The "right" sign for
"knit" will depend on whom you ask.
So make sure you ask someone who knows eh?
I just got off the VP (video phone) with Karen Foust. She is a friend
of mine. She is also a typical grandma type person and she is a
knitter. (And for the record she is a Deaf grandmother of Deaf
grandchildren.) She's been around "forever" and
enjoys homemaking, crafts, and such. I've never knitted in my life. She
knits rather often.
So I figure I'll show you what SHE uses and recommend you go with that.
She holds two index fingers one on top of the other and slides them them closer together and
back out and in again.
In a message dated 2/26/2012 2:51:38 A.M. Pacific Standard Time,
Gabriel Kelly writes:
interested in sign language since about 8th grade (Iím a sophomore in
college, so seven years now) and on a whim about two months ago I looked up
on Google good resources to begin teaching yourself ASL. Your website put
such a fire in my belly I just had to delve deeper in to the signing world!
I learned that the campus for the Georgia School for the Deaf was only half
an hour from where I attend college, and I am now enrolled in beginners sign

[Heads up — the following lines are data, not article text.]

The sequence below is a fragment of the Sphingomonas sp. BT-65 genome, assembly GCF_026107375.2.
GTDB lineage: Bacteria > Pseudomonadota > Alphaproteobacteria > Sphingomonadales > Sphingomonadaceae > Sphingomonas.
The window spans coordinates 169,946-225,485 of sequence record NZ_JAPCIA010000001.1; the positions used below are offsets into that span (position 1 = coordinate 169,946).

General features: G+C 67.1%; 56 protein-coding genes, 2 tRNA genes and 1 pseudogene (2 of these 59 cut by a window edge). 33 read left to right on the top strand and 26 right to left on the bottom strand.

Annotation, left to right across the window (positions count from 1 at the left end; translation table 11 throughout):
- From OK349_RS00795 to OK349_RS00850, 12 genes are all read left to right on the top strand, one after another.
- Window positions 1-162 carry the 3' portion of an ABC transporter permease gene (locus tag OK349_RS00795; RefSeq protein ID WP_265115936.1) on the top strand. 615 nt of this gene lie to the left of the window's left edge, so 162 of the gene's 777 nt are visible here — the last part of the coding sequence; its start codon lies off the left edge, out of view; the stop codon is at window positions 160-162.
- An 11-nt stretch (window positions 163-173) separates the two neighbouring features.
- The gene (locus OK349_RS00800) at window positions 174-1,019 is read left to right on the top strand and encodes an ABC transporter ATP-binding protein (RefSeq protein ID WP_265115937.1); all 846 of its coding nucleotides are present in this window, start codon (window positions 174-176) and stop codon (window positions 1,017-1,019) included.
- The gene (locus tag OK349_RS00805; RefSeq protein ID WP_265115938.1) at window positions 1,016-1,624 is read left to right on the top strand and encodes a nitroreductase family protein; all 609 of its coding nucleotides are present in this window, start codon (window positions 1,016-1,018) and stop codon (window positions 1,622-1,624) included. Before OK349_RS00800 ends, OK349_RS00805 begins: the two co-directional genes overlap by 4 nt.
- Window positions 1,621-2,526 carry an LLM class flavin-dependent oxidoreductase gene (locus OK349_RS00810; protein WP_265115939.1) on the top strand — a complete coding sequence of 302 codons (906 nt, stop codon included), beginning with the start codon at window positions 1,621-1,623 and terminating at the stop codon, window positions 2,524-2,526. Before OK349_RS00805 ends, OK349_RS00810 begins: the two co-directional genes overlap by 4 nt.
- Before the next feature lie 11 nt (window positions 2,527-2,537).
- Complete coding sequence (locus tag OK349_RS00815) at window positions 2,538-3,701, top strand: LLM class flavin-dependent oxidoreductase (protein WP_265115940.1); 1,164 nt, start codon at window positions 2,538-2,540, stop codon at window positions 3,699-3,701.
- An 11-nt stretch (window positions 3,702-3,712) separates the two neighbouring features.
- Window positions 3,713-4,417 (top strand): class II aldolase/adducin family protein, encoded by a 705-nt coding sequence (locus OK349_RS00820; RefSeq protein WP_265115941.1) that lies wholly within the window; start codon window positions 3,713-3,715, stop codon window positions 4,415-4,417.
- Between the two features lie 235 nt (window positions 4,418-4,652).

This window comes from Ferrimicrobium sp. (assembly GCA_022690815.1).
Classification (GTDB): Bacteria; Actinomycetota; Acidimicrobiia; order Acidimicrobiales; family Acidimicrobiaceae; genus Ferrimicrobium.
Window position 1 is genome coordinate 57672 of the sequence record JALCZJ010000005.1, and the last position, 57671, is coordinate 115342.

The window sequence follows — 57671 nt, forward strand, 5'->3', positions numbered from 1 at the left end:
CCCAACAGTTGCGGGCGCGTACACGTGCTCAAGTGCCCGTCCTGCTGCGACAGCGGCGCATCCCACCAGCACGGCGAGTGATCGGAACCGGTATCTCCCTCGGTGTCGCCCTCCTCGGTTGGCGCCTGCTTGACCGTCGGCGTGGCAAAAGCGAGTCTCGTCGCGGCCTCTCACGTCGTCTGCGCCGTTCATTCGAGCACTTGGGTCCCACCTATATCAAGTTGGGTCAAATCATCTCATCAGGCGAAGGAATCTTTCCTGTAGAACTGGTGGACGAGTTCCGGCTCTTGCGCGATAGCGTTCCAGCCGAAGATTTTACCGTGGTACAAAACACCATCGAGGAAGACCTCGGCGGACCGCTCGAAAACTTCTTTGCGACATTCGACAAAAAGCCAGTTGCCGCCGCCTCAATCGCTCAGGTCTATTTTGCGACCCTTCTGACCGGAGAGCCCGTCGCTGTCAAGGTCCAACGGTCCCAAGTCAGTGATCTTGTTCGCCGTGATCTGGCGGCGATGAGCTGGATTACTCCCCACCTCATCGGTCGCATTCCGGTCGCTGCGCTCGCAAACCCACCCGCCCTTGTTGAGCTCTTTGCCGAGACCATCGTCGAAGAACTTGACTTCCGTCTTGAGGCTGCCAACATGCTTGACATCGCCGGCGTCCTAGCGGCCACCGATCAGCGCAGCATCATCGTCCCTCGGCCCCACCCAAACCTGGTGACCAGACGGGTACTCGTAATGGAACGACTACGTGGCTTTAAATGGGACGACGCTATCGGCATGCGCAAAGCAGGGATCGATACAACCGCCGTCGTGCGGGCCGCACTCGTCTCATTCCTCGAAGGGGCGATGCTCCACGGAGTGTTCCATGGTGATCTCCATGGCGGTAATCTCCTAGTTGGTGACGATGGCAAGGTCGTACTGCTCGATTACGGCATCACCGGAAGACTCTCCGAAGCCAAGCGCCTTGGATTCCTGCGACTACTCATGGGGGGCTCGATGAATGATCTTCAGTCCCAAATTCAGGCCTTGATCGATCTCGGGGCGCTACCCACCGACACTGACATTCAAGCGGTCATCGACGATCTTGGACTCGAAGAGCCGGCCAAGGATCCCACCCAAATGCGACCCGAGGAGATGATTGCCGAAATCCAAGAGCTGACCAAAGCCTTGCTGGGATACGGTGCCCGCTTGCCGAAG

language classes being taught by Dean Evans, the schoolís interpreter. With
the help of Dean and your website I now have the confidence (and the growing
skills) to go in to the community and start communicating. I go weekly to a
Deaf knitting group just ten minutes from campus that is the highlight of my
week. Itís one thing to sign with other people learning sign in a classroom,
but itís a whole other thing to have to sign -- and I love it. In fact, I am
honestly considering interpreting as a career choice. I have never enjoyed
studying so much in my life.
All the best,
Thank you for the nice feedback. I appreciate it. A Deaf knitting group? Now
THAT is a specialized group eh? One of these days I'd love to see what y'all
are using as the sign for "knit." (vs. crochet).
Have a nice day and best wishes to you in all you do.
- Dr. Bill
has taken so long to get back to you. I wanted to wait until I could ask the
women in the knitting group what their sign was. They take their index
fingers in an X (not the handshape, but the [English] letter. Sort of like the
sign for name, but with just the first finger) then they sort of rock them
back and forth on top of the other finger. For crochet they do the same
thing, but with one of their fingers actually with the ASL handshape for x
(like a hooked needle they told me).